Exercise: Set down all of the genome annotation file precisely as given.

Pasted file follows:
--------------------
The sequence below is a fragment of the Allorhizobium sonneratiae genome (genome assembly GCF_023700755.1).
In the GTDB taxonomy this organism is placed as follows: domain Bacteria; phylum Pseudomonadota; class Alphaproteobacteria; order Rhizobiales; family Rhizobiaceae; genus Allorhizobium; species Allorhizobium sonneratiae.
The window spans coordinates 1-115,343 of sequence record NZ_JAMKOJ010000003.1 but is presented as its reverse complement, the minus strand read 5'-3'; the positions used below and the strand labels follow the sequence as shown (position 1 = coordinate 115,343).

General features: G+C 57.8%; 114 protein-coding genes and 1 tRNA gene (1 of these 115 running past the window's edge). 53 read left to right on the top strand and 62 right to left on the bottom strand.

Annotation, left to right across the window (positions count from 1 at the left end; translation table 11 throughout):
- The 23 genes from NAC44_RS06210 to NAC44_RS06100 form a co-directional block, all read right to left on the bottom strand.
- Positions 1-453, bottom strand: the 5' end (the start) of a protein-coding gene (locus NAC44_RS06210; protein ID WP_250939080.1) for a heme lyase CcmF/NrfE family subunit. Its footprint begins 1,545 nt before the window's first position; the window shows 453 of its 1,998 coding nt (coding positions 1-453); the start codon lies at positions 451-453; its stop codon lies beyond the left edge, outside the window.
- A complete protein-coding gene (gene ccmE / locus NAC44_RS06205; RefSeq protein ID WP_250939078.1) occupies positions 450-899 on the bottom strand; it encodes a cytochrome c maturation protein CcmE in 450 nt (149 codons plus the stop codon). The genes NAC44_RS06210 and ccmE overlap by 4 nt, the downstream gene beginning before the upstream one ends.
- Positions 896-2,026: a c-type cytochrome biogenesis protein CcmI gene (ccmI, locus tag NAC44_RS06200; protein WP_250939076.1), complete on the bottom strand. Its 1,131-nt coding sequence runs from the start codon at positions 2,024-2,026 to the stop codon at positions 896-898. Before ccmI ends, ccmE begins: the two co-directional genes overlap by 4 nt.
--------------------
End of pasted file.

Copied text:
The sequence below is a fragment of the Allorhizobium sonneratiae genome (genome assembly GCF_023700755.1).
In the GTDB taxonomy this organism is placed as follows: domain Bacteria; phylum Pseudomonadota; class Alphaproteobacteria; order Rhizobiales; family Rhizobiaceae; genus Allorhizobium; species Allorhizobium sonneratiae.
The window spans coordinates 1-115,343 of sequence record NZ_JAMKOJ010000003.1 but is presented as its reverse complement, the minus strand read 5'-3'; the positions used below and the strand labels follow the sequence as shown (position 1 = coordinate 115,343).

General features: G+C 57.8%; 114 protein-coding genes and 1 tRNA gene (1 of these 115 running past the window's edge). 53 read left to right on the top strand and 62 right to left on the bottom strand.

Annotation, left to right across the window (positions count from 1 at the left end; translation table 11 throughout):
- The 23 genes from NAC44_RS06210 to NAC44_RS06100 form a co-directional block, all read right to left on the bottom strand.
- Positions 1-453, bottom strand: the 5' end (the start) of a protein-coding gene (locus NAC44_RS06210; protein ID WP_250939080.1) for a heme lyase CcmF/NrfE family subunit. Its footprint begins 1,545 nt before the window's first position; the window shows 453 of its 1,998 coding nt (coding positions 1-453); the start codon lies at positions 451-453; its stop codon lies beyond the left edge, outside the window.
- A complete protein-coding gene (gene ccmE / locus NAC44_RS06205; RefSeq protein ID WP_250939078.1) occupies positions 450-899 on the bottom strand; it encodes a cytochrome c maturation protein CcmE in 450 nt (149 codons plus the stop codon). The genes NAC44_RS06210 and ccmE overlap by 4 nt, the downstream gene beginning before the upstream one ends.
- Positions 896-2,026: a c-type cytochrome biogenesis protein CcmI gene (ccmI, locus tag NAC44_RS06200; protein WP_250939076.1), complete on the bottom strand. Its 1,131-nt coding sequence runs from the start codon at positions 2,024-2,026 to the stop codon at positions 896-898. Before ccmI ends, ccmE begins: the two co-directional genes overlap by 4 nt.